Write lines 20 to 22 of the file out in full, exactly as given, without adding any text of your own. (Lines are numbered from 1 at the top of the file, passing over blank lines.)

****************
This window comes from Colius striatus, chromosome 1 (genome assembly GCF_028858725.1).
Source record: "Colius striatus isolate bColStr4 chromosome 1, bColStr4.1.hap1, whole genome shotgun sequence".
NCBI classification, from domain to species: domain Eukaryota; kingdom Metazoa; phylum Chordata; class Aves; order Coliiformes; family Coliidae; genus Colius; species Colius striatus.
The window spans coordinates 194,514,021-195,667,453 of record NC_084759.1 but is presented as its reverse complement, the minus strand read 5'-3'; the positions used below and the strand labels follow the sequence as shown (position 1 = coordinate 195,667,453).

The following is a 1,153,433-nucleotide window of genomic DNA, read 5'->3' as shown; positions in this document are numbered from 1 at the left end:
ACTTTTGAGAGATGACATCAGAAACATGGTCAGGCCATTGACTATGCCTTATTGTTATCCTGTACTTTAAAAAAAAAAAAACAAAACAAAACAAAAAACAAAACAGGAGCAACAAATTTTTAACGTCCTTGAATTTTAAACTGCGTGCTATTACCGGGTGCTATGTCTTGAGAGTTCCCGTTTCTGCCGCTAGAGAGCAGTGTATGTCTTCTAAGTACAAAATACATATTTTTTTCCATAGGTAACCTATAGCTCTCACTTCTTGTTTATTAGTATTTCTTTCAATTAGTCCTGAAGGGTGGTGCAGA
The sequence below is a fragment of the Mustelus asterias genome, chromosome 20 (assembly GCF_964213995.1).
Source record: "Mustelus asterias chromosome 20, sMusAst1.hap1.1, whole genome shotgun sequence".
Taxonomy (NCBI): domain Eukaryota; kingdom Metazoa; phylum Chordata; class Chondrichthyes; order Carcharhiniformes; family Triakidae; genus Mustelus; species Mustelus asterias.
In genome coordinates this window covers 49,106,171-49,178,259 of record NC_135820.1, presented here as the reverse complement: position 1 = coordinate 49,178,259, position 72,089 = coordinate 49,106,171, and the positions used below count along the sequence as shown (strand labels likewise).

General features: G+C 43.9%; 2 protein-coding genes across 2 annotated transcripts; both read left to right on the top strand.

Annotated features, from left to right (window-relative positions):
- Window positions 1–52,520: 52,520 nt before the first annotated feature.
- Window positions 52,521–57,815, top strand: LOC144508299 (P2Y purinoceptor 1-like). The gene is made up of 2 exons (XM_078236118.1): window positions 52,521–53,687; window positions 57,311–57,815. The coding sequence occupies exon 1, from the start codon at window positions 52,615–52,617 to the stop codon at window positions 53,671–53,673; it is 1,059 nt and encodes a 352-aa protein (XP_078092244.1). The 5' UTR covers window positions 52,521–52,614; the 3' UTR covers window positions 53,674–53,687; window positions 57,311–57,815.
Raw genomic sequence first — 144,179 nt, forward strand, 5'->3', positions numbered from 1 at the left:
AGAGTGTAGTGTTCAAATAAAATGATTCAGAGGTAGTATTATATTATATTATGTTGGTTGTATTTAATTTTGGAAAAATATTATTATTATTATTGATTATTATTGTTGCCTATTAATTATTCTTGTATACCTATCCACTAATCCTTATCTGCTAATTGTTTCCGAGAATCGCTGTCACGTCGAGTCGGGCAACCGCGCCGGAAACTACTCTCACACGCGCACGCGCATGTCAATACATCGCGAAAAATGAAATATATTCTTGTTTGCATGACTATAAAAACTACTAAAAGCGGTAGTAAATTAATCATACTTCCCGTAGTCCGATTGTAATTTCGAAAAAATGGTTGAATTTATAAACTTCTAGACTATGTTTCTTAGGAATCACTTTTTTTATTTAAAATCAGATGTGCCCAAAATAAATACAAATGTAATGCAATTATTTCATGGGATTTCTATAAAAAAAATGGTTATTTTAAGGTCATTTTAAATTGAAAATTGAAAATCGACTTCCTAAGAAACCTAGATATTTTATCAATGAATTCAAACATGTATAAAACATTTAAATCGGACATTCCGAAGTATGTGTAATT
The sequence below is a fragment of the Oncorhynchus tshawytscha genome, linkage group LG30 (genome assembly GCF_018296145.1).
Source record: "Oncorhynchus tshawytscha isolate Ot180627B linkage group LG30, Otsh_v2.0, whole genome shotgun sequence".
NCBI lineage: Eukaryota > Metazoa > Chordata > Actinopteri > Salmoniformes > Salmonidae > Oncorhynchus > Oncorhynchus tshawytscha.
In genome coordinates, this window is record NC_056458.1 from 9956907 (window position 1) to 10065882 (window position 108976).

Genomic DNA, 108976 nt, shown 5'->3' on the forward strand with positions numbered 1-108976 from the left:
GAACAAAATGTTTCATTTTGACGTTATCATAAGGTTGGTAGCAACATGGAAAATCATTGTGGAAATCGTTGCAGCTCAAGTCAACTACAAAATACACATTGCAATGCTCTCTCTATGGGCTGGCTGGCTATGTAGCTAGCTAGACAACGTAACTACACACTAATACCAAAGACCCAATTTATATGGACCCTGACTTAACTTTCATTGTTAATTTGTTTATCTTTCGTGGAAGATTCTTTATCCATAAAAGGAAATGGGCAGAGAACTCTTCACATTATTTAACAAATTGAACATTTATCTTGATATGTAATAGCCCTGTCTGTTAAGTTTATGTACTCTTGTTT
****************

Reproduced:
In genome coordinates, this window is record NC_056458.1 from 9956907 (window position 1) to 10065882 (window position 108976).

Genomic DNA, 108976 nt, shown 5'->3' on the forward strand with positions numbered 1-108976 from the left:
GAACAAAATGTTTCATTTTGACGTTATCATAAGGTTGGTAGCAACATGGAAAATCATTGTGGAAATCGTTGCAGCTCAAGTCAACTACAAAATACACATTGCAATGCTCTCTCTATGGGCTGGCTGGCTATGTAGCTAGCTAGACAACGTAACTACACACTAATACCAAAGACCCAATTTATATGGACCCTGACTTAACTTTCATTGTTAATTTGTTTATCTTTCGTGGAAGATTCTTTATCCATAAAAGGAAATGGGCAGAGAACTCTTCACATTATTTAACAAATTGAACATTTATCTTGATATGTAATAGCCCTGTCTGTTAAGTTTATGTACTCTTGTTT